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The Blame Game

By Sue Siebens

Who is to blame for the disappointments and missteps we experience? Is it us? Or is it THEM?!

Blame shifting, or blaming others for our mistakes, is a defense mechanism or self-protection. As a coping strategy, we sometimes project our failures onto others by using them as scapegoats.

Avoiding difficult and challenging emotions such as shame, guilt, hurt, disappointment, sadness and feelings of inadequacy or powerlessness, by blaming is a quick escape.[1] It can seem natural to look outward for a cause rather than turning inwards on ourselves. It’s often done unconsciously.

· I was late because of the traffic.

· They never call me, so we don’t talk anymore.

· I failed the test because the teacher was awful.

· My partner doesn’t love me enough, so I feel bad about myself.

· That cop had it out for me. I was going to get the tail light fixed soon.

· That driver is insane. Don‘t they know the rest of us can occupy the road too?

· The government is not helping its citizens.

· My job is tedious because management doesn’t care.

It’s making someone else responsible for choices and decisions that are ours to make. To be clear, this is not to suggest that the other party is blameless. But we have a part in every situation we attend. Perhaps we have a blind spot about our ability to change the situation. And to be a little brutal, there is a familiarity and laziness in complaining [2]--not taking responsibility for our side of the problem and growing a little as a result.

Get out of the blaming rut

Blame shifting is sparked by someone doing something to us. We ignore all responsibility for asserting our needs, saying no or going elsewhere for what we want or need. [2] Emotions are triggering this behavior, and we are self-soothing by pushing it off on others.

Triggered emotions are prompted by current environmental cues, but the emotion being played out is from the past. Emotions felt in this provoked way keep us stuck in the same behavior pattern. We don’t see that we could react differently. And so we are bound to repeat the blaming repeatedly in countless situations.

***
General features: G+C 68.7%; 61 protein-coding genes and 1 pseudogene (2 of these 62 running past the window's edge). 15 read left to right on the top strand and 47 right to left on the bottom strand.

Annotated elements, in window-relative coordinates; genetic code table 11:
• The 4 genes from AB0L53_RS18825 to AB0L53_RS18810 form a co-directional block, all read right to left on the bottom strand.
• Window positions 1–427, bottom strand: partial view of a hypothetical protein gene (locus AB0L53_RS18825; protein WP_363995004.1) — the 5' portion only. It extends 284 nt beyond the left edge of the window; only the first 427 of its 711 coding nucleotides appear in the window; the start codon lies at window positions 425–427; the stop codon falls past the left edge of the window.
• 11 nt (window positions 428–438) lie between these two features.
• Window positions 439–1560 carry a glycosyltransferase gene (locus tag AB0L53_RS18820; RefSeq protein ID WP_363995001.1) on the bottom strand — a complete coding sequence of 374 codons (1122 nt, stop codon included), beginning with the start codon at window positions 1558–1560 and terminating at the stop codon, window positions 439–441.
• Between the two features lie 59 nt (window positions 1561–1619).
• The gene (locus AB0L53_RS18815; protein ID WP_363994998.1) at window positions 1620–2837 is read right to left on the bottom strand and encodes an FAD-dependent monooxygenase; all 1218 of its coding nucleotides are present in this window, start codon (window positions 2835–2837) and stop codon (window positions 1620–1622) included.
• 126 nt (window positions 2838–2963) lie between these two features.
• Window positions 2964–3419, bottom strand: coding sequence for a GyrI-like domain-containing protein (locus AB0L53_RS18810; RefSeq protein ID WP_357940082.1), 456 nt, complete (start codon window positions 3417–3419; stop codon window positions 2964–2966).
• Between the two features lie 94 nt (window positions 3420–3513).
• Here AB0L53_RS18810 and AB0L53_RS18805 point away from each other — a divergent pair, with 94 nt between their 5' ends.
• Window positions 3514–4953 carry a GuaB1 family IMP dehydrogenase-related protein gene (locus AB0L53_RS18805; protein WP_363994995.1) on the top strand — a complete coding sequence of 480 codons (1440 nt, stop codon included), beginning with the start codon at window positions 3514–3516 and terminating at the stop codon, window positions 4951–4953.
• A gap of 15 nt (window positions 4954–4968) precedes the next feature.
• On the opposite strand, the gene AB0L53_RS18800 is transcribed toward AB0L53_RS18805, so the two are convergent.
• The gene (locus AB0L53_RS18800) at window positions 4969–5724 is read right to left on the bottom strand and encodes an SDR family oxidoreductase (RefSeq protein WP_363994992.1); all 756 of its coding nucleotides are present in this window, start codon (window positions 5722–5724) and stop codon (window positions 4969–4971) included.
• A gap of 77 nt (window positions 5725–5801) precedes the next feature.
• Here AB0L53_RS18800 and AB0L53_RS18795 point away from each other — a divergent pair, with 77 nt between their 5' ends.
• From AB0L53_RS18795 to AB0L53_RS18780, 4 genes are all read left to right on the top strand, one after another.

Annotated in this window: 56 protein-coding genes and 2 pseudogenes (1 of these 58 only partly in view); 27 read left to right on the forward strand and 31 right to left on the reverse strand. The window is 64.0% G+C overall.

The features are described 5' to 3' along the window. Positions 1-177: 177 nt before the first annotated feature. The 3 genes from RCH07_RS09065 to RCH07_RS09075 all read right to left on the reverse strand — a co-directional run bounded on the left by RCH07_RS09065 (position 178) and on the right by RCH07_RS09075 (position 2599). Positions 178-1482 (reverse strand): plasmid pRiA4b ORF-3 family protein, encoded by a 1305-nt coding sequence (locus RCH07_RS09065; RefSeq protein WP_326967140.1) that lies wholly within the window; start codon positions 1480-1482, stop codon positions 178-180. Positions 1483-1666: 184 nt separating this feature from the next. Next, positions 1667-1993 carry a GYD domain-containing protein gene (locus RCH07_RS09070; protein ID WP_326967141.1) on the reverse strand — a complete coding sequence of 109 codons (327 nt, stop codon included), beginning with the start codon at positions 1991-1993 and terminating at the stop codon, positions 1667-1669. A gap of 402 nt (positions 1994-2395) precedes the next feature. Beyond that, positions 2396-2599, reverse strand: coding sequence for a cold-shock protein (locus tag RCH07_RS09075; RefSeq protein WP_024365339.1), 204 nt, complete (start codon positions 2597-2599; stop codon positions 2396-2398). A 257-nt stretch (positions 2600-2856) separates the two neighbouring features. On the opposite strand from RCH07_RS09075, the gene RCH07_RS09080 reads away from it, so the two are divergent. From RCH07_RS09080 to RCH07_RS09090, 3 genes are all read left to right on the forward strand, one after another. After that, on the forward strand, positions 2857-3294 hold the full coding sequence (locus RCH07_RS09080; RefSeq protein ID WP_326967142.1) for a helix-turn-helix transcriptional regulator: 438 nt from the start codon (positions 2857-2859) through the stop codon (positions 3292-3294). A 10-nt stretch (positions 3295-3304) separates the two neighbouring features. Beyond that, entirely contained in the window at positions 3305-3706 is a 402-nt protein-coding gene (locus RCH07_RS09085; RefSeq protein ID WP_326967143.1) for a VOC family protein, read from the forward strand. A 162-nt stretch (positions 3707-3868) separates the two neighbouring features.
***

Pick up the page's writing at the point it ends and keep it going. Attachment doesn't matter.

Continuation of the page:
Part of the problem is that our feelings feel justified--They did wrong, and I’m in the right.

And the triggered emotions that lead to blaming can be subtle. They may not feel like typical emotions of anger or frustration. It can sometimes feel like we are just along for the right—it’s out of our hands. We didn’t initiate it, and it is not our fault.

When we experience blaming behavior, the underlying emotion originates in the past. Unprocessed emotions from high-stress events can linger in the body and be awakened by similar situations as we move forward. Emotions, and behaviors triggered by emotions, that last longer that a few seconds are triggered and have a unprocessed component that can be remedied.

Emotional Resolution, EmRes, is an emerging technique that addresses the underlying causes of triggered emotions through vicerosomatic quieting. In the private, calm and safe space of an EmRes session, the emotion is processed through interoception, feeling body sensations.

This way, the lingering emotion is resolved permanently and will not return. The blaming behavior is broken completely, and the relationship with the other party shifts.

We find that the “bully-victim relationship” is undone. With the trigger gone, new ideas and behaviors for handling similar situation spring up unbidden. They can act their way, but we have access to more choices.

Are you ready to change your blame game?


2. 15 types of distorted thinking, 12/15: Blaming, Peter Ledden, Image by Afif Ramdhasuma from Pixabay

About Sue

Sue Siebens uses Emotional Resolution, EmRes, to work at a fundamental level, where the roots of the illness, fear, and pain can be accessed and resolved. Sue teaches and writes to raise awareness about this new technology so that as many people as possible can find relief and peace in their life. Sue is based in Dallas, Tx, USA.

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